When things go to shit in the laundry room, Tomas almost takes Rick out. A little conversation afterwards turns quickly into murder when Rick plants a machete directly in the skull of Tomas. The other prisoners soon agree to let bygones be bygones, and a further deal is struck. Luckily, it looks as if the big trouble with the prisoners is over after Tomas bit the dust. One super tense scene has Rick locking a prisoner outside after he runs, advising: “You better run.” The screams from him outside are bloodcurdling.


My favourite scene is actually when Maggie and the others think Hershel is dead, after it appears his breath stops. For a second, you star to think Hershel might actually come back as a zombie. A few moments pass, after Lori tries giving CPR. Then he comes back: as himself. Dear ole Hershel managed to make it through to the other side and survived his injuries. Not without scaring Lori, the ladies and Carl – who points his gun shakily – near to death.
Rick and the others arrive back at their cell block, everyone crowded around Hershel. And then his eyes open slowly. He wakes again and the light in the eyes of everybody else returns. A glimmer of hope appears in them all, even a hardened Rick who unlocks handcuffs they put on Hershel, in case he did turn. Hershel reaches out for Rick’s hand saying nothing, but the look on his face saying everything. He is thankful for a man like Rick Grimes, who went to extreme lengths in order to save his life. A fitting moment between the two characters.
Also, Carol realizes with Hershel temporarily out of the game, child birth falls on her. She is responsible to make sure Lori’s baby is delivered, and appropriately. She takes to using walkers as practice, using the Cesarean section. But then someone watches her from afar, out in the woods; we see only their perspective. Who is it lurking? A new enemy, a threat?
And Lori still won’t stop giving Rick a hard time. He keeps trying his best, she continually second guesses him, even after he took charge and protected his family at all costs. They are clearly having troubles. Yet these aren’t the days of sitting on the couch, talking out problems. They aren’t going to just get past their differences, but still, Lori harps on their relationship too hard, at every turn. She can never let Rick be, let him get on with everything. Their strain will become the group’s, at some point. Now or later.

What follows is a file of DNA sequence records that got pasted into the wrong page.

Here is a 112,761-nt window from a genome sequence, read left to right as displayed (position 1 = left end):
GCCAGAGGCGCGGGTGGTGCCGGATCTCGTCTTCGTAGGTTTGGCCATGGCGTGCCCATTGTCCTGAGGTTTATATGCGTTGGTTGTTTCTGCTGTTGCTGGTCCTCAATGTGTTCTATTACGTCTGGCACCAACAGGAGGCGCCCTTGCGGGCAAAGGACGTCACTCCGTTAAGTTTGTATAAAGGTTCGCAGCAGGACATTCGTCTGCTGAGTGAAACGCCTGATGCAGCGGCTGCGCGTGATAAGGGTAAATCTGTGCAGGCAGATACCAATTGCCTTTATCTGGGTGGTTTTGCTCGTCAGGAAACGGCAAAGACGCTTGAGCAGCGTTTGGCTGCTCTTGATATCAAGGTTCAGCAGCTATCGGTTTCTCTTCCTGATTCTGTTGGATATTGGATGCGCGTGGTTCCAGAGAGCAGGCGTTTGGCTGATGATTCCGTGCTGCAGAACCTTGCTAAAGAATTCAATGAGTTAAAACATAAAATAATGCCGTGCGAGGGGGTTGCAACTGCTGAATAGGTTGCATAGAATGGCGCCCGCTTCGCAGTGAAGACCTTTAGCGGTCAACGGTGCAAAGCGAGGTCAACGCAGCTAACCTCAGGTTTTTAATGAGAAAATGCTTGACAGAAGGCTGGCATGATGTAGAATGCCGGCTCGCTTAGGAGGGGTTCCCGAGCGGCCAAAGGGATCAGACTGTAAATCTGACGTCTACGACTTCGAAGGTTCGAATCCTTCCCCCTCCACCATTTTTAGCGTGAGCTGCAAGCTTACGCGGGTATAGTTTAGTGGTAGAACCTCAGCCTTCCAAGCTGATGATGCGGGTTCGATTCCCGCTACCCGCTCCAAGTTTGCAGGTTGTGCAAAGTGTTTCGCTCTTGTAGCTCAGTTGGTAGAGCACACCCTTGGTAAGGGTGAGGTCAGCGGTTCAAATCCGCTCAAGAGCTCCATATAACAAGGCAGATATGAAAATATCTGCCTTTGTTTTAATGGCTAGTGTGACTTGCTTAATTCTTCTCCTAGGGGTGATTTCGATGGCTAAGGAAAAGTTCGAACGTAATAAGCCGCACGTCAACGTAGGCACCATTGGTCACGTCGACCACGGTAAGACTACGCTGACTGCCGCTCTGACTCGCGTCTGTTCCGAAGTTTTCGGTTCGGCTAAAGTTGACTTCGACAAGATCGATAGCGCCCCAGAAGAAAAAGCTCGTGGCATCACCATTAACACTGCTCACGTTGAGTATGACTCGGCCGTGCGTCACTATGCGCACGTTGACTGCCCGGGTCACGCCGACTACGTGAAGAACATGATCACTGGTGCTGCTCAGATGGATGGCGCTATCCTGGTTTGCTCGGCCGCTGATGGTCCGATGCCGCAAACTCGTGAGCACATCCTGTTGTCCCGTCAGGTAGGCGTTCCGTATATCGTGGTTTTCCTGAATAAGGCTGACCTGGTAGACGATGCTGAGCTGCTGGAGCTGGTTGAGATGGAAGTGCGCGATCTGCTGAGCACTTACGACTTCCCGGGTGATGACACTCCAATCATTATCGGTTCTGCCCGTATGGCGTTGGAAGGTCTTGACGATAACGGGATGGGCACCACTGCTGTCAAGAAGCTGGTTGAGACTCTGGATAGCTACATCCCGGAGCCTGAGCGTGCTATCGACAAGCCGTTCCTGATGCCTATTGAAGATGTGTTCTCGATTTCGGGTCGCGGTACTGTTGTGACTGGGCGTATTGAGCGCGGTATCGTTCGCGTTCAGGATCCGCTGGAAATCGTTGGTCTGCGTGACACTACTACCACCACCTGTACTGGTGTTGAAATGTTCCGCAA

The next episode is titled “Walk With Me” and it really begins to amp things up, as a community of survivors elsewhere emerges, and we get more of Andrea/Michonne.

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The Walking Dead – Season 2, Episode 13: “Beside the Dying Fire”

AMC’s The Walking Dead
Season 2, Episode 13: “Beside the Dying Fire”
Directed by Ernest R. Dickerson
Written by Robert Kirkman & Glen Mazzara

* For a review of the previous episode, “Better Angels” – click here
* For a review of the Season 3 premiere, “Seed” – click here
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Here is the Season 2 finale. What will the consequences of Rick’s (Andrew Lincoln) actions in “Better Angels” bring? How will Carl (Chandler Riggs) move on emotionally from this point? Will Lori (Sarah Wayne Callies) find a way to hate Rick for what he’s done, or will she stand true to her belief that Shane (Jon Bernthal) was dangerous? Not a whole lot matters with all those zombies moving towards Rick, Carl, and in turn the camp.
This episode begins with a helicopter flying overhead of Atlanta. Walkers look up and start to move towards the noise. They make their way out of the city, into the fields, the wide open spaces of America’s South. Soon, they come up against a fence. After pushing against it a horde of them manage to break it down. They continue on ahead. Into the woods, through the night. Always walking.
It’s then they hear a shot. The one that killed Shane. And now we’re back watching them move towards the farm, as Rick and Carl head back.
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At the house, Daryl (Norman Reedus) and Glenn (Steven Yeun) tell the group what they found, in terms of Randall. Daryl tells them about how Shane was walking with him. Lori’s too concerned about Rick, though.